Vic Haines has listed the bike, valued at £10,000, on the online auction site in what is the latest twist in a bitter 20-year dispute between the pair.
The model is almost identical to Obree's self-built "Old Faithful", on which he twice broke the record for the greatest distance cycled in one hour.
Mr Raines was sacked by Obree shortly after his success in 1993, and he claims he was left £45,000 out of pocket.
The businessman, who is also a competitive cyclist, said he could no longer bear to look at the bike.
He said: "This bike is the Rolls Royce, the best you can get. I kept it and put it on the wall, I removed the chain and the wheels and it became a piece of objective art.
"But it eventually got to me and two weeks ago I thought to myself, 'I can't keep looking at that'. It has haunted me for the last 20 years. I know I am never going to get my money and the bike reminds me of that, so I decided to sell it."
The bike was made by London-based cycle shop Shorter Rochford.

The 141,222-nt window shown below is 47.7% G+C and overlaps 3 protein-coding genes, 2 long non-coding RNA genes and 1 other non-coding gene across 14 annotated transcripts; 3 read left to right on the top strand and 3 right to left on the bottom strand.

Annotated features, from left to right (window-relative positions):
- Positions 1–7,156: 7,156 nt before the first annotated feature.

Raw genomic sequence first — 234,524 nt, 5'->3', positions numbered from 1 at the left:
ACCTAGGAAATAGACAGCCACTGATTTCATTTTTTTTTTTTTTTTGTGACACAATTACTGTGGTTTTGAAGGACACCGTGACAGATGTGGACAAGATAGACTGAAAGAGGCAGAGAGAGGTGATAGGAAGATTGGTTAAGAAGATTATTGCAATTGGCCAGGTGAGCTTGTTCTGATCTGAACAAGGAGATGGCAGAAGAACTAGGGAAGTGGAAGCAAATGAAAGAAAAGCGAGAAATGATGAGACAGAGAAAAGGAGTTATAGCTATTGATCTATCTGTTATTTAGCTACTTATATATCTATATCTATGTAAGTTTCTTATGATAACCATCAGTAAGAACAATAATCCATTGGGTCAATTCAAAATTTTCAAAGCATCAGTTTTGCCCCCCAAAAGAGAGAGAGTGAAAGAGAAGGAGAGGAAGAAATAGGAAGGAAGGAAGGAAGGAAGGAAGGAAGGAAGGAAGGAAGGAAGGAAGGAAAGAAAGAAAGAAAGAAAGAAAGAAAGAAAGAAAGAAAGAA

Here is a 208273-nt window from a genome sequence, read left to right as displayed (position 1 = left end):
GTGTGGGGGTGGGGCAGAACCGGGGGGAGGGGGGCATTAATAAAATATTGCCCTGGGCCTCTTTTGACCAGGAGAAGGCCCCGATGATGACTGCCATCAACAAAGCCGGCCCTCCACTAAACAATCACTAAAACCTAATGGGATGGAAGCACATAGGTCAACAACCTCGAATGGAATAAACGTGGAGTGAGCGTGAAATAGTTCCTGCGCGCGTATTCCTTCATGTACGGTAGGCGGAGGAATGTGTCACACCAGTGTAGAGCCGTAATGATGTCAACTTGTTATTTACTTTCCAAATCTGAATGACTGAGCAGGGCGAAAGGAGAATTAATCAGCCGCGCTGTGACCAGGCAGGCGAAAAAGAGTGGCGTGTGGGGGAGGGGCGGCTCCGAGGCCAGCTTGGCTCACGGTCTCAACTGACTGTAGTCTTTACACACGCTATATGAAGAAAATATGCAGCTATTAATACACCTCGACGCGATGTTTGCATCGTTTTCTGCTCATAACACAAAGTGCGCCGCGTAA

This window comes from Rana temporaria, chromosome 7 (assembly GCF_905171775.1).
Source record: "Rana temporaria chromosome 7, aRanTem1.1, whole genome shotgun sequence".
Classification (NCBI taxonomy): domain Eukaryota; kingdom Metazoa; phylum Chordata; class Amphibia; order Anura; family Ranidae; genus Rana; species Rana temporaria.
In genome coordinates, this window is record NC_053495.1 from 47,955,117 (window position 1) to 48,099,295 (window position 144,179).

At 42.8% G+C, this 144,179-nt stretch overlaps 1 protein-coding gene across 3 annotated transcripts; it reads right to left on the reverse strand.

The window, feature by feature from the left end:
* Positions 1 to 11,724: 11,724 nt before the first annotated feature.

Obree used it in Hamar, Norway, on July 16, 1993, during his attempt to break the record of 51.15km, set by Italian Francesco Moser, nine years earlier.
But after failing the challenge, he returned the next day and cycled 51.59km using his original "Old Faithful" bike.
Obree, who lives in Prestwick, Ayrshire, said yesterday that the bike was of very little importance, and denied he owed money to Mr Haines.
He said: "I was hoping I would not have to go into all this. I have learned humility and to let go what you can let go. If he makes a few quid out of selling the bike, I have no problem with that."